The Responsibility of (Mormon) Intellectuals
The usual skepticism—perhaps I am merely following a current intellectual fad; perhaps I trust my insight too much—is appropriate. Within the Church, add to it the skepticism that ought to come when I compare my thoughts to thoughts that, in principle, may have been inspired by God. In that comparison, I always come in second, at best. Intellectuals should all be humble; Mormon intellectuals should be doubly so.
The Book of Mormon describes the situation in which Mormon intellectuals find themselves:
O the vainness, and the frailties, and the foolishness of men! When they are learned they think they are wise, and they hearken not unto the counsel of God, for they set it aside, supposing they know of themselves, wherefore, their wisdom is foolishness and it profiteth them not. And they shall perish. But to be learned is good if they hearken unto the counsels of God. (2 Nephi 9:28-29)
Thinking that our learning is sufficient to make us wise, we intellectuals have a tendency to set God's counsels aside, often because they come through human, fallible voices who are not as learned as we.
We suppose that we "know of ourselves," which I take to mean that we know because we have put forth the effort to learn, to study, to experiment, and to publish for peers. We may forget that, even if we are speaking in only human terms, we have not come to what we know alone, of ourselves. The cliché that we stand on the shoulders of giants is a cliché because it is true. Worse, however, is that we forget that wisdom requires not only our learning, but also the counsels of God.
In some churches there is a distinct place for intellectuals: they can be priests of certain sorts; they can teach in seminaries and schools for the ministry; they can take part in learned discussions among congregational leaders that will have an impact on the church or on individual congregations through them. There are no such venues of influence for Mormon intellectuals.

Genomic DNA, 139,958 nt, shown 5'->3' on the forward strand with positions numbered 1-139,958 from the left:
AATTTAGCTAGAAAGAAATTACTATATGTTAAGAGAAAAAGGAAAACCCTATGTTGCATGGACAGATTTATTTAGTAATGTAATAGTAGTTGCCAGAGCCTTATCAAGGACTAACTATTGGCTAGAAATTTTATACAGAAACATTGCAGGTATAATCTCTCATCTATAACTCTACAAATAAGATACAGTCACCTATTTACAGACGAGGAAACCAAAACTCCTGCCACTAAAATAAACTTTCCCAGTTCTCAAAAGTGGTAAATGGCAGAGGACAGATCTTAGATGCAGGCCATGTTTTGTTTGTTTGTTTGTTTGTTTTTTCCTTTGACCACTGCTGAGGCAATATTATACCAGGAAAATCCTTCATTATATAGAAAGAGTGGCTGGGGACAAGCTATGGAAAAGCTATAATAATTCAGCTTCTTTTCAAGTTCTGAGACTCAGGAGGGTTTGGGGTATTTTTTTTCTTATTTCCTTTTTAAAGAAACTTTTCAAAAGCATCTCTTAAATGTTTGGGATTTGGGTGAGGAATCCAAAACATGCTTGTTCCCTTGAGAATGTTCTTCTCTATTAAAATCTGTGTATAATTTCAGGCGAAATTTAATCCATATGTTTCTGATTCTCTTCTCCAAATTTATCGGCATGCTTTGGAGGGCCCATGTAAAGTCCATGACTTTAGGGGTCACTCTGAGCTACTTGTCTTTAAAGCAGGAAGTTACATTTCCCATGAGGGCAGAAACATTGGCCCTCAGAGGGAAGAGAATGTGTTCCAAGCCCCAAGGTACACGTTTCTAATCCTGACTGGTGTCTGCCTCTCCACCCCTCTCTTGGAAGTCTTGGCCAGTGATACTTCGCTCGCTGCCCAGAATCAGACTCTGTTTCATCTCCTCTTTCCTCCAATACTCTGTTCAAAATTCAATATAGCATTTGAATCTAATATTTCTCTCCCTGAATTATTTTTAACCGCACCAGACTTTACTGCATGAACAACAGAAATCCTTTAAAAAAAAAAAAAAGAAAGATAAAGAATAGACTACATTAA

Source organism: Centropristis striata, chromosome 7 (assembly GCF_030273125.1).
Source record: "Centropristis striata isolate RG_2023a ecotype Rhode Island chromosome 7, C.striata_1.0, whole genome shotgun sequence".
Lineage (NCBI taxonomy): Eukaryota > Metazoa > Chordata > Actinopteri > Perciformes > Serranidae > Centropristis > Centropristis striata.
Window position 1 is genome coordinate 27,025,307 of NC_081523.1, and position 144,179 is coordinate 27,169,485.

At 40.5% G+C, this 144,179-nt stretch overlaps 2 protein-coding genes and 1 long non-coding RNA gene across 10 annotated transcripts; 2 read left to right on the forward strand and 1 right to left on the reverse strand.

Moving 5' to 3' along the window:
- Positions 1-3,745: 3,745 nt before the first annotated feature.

What, then, ought Mormon intellectuals to do? The first answer is "What everyone else does." Sit in the pews with your families and friends. When you find a speaker boring or inept, remember that others frequently find intellectuals boring and inept, and love the speaker through (rather than in spite of) the talk he gives. Clean the chapel, do your home teaching, set up chairs when needed.
Serve thoughtfully and faithfully where you are called to serve, not expecting special methods for intellectuals, special callings to suit our talents as we perceive them, or special classes to meet our "needs." Fast and pray often. Take part in the rites of the temple. Be thought of as Brother or Sister So-and-so rather than Mormon Intellectual So-and-so. In other words, we should do what everyone else does: stop thinking that we are special; be ordinary and learn to love ordinary life.
Learn to love the order of the ordinary and the divine influence that can manifest itself between the lines of that order, expecting neither that intellectuals will create the meaningfulness of the ordinary nor that they will significantly interrupt the course of the ordinary. God, not the intellectual, gives meaning to and disrupts the meaning of the ordinary. And he uses frail mortals to do so, sometimes intellectuals, more often not.
James Faulconer is a Richard L. Evans Professor of Religious Understanding at Brigham Young University, where he has taught philosophy since 1975.